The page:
Life is a great big canvas, and you should throw all the paint on it you can. Danny KayeOn Saturday, we filmed the video portion of the Stand by Me (words and lyrics by King/Leiber/Stoller) production we are producing for the DI. The video will be used as a stand alone piece, as well as for 60 and 30 second commercials.
About 75 people turned up to be part of the excitement -- what a blast.
The objective was to use the multi-purpose room to paint a scene that resembled our second floor 'day area'; a large open space with tables and chairs where clients can sit, read, eat, chat, play cards, etc. About 45 clients and a handful of external volunteers turned up to play the role of 'clients'. Their job was to look enthusiastic, to be excited, to be engaged by the music -- to look like they were having the best of times.
About 15 musicians turned up to stand together to perform the song. Their job was to 'lip sync' the music bed we'd previously recorded at The Beach and to look like they were having the best of times.
Reality was, everyone was having the best of times.
Donnell, PR assistant and Jorge, Client Volunteer Coordinator, had spent the previous week convincing clients to participate in the event. As two younger clients told Donnell at the end of the day, "We only came because you promised there'd be good food. We stayed because we were having so much fun."
And fun was had by all. There wasn't a face without a smile. A body that didn't stand just a little bit taller. A spirit that wasn't lifted.
For me, my objective was to ensure that every single person there had a good time. Liseanne, my youngest daughter, came out to help choreograph the event and to be a cheerleader with me. Our job -- to raise the energy in the room.
Our clients are often cynical and depressed. They see the world through the skewed perspective of the despair that settles upon them every day. When we first started playing the music, they were shy and tentative in looking enthusiastic. Attitude is everything in a homeless shelter. For most people, the belief that they have to keep the barriers up to protect themselves from being hurt, ridiculed, ostracised or shunned, limits their ability to experience joy in the moment of living in the rapture of now.
There was a whole lot of 'rapture' going on Saturday. Even those clients who habitually see the negative in everything, were smiling and clapping, singing along and having a good time.
One gentleman told me that he noticed something while 'performing' for the camera. "Acting like I was having a good time, moved me into feeling like I really was having a good time," he said. "In the end, I quit acting and just had a great time."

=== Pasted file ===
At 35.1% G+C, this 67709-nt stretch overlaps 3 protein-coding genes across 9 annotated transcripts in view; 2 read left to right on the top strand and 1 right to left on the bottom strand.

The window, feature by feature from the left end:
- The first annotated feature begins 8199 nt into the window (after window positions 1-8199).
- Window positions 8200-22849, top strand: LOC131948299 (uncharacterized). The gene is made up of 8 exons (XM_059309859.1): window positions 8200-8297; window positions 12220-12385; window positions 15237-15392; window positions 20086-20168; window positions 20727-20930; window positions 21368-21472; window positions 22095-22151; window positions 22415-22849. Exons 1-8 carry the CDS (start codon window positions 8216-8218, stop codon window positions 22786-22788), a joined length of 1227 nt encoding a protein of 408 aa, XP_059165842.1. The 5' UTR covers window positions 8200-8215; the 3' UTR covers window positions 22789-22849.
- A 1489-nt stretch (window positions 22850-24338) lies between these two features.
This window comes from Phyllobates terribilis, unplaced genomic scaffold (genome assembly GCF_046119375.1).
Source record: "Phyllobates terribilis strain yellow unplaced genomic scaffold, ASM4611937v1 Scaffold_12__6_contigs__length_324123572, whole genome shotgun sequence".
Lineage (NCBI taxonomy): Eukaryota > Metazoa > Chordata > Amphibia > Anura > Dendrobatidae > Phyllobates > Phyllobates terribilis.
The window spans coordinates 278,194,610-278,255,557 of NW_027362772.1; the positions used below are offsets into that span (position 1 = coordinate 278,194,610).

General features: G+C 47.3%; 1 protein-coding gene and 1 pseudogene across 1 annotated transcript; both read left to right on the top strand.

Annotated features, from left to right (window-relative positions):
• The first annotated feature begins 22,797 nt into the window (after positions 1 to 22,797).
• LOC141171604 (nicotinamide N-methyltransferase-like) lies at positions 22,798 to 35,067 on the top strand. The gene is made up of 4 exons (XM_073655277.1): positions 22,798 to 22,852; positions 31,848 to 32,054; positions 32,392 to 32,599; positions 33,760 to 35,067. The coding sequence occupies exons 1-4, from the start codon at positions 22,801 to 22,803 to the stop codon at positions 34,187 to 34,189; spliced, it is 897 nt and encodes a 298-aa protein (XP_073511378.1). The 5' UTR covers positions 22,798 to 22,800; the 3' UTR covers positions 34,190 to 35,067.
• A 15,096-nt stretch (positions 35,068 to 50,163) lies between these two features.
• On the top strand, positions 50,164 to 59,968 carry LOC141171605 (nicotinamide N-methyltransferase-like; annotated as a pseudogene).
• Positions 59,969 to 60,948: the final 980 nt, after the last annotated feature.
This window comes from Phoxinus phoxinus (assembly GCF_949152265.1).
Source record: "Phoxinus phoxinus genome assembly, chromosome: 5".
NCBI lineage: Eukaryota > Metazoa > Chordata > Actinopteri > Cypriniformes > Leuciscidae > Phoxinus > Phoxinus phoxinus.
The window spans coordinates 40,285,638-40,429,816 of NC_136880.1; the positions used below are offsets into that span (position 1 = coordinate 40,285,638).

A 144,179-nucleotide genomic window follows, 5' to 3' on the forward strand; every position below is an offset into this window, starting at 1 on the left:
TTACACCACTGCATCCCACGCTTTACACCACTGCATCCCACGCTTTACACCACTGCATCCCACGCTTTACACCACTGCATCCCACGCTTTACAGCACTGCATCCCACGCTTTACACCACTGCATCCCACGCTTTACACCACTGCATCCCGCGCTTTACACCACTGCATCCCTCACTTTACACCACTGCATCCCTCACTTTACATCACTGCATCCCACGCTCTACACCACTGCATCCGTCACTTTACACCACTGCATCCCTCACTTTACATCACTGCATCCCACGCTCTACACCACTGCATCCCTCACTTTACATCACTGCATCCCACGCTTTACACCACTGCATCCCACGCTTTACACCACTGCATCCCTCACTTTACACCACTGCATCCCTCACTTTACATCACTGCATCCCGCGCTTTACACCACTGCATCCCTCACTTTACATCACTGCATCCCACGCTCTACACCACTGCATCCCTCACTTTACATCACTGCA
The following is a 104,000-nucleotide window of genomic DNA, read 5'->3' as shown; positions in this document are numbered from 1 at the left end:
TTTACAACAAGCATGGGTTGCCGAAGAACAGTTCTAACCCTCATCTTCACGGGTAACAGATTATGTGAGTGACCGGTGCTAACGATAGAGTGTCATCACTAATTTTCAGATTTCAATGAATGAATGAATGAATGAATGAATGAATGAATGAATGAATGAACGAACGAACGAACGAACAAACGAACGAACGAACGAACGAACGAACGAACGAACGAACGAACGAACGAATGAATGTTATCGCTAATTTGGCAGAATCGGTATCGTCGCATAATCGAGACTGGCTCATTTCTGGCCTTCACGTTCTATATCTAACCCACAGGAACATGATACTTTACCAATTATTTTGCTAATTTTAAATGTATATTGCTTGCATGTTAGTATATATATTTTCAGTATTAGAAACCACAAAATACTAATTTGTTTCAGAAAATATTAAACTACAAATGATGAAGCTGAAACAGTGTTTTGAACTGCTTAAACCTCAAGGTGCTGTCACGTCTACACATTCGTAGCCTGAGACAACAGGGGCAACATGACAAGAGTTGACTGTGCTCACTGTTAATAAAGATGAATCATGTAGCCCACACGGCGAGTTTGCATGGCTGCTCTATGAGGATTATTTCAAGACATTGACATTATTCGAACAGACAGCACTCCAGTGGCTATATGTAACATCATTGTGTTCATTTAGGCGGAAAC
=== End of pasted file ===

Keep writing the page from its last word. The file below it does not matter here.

Act your way into a feeling. If your feelings are getting you down, liven them up with acting happy. If your mood is sagging, lift it up with action.
As I went around the room thanking people for their active and enthusiastic participation, I stopped by one man who had been particularly enthusiastic, to thank him for his help in keeping the energy up. "You know," he said, his body still swaying to the beat even though the music had stopped. "It was really cool to just do it and not care what anyone thought about me. At one point, when the music was playing and there was no singing, I sort of let my arms down and quit moving. The energy dropped. When I put lots of energy into it, the energy in the room rose."
"Your energy created more energy around you," I told him. "You 'changed the state' of the room by upping the energy you put into the room."
At one point, I watched one of the client musicians. His face was set in a scowl. A dark cloud seemed to be descending around him. He looked out of sorts. I searched for something to say to lighten his mood, as, in having worked with him often, I know who stressed he gets when things appear to be falling into chaos or not going the way he thinks they should.
"Don't you just love chaos!" I said, walking up beside him where he sat at the edge of the stage, holding his guitar.
"No," he quickly responded. "Something's gotta change. Fast. I'm ready to blow."
"Then change your state," I told him. "Stand up. Punch the air. Yell. Make a power move with your arm. Get the energy flowing in a positive direction."
He didn't want to do it. He hunkered over his guitar, clinging to his bad temper.
It didn't matter.
In the end, the fun and laughter, the energy of the room invaded his spirit and he too was lifted up to join in the joy.
It was a day of standing together. Of making a difference in each other's lives by being the change we want to see in the world.
For the musicians, the volunteers, the film crew, it was a chance to give back -- and to have fun while doing it.
For the clients and staff who came out to support the event, it was a day to be part of something bigger than homelessness, bigger than the tension of being part of a community that is often marginalized by the city around them. It was a day to build bridges, to create understanding and, to stand together and celebrate what makes the DI such an amazing place.
For everyone, it was a day to remember. An event to relive in stories told around dinner tables, no matter which floor they're on; the second floor of the shelter or the dining room of a home somewhere in a suburb of the city.
It was a day to splash paint upon a canvas so large that the hope that lives at the shelter every day will spill out into the city and inspire others to stand with us in making a difference.
It was a day to paint in bright and vibrant colour, to sing and dance and cheer and laugh and share in creating something remarkable.
It was a wonderful day thanks to everyone who came out and made it happen!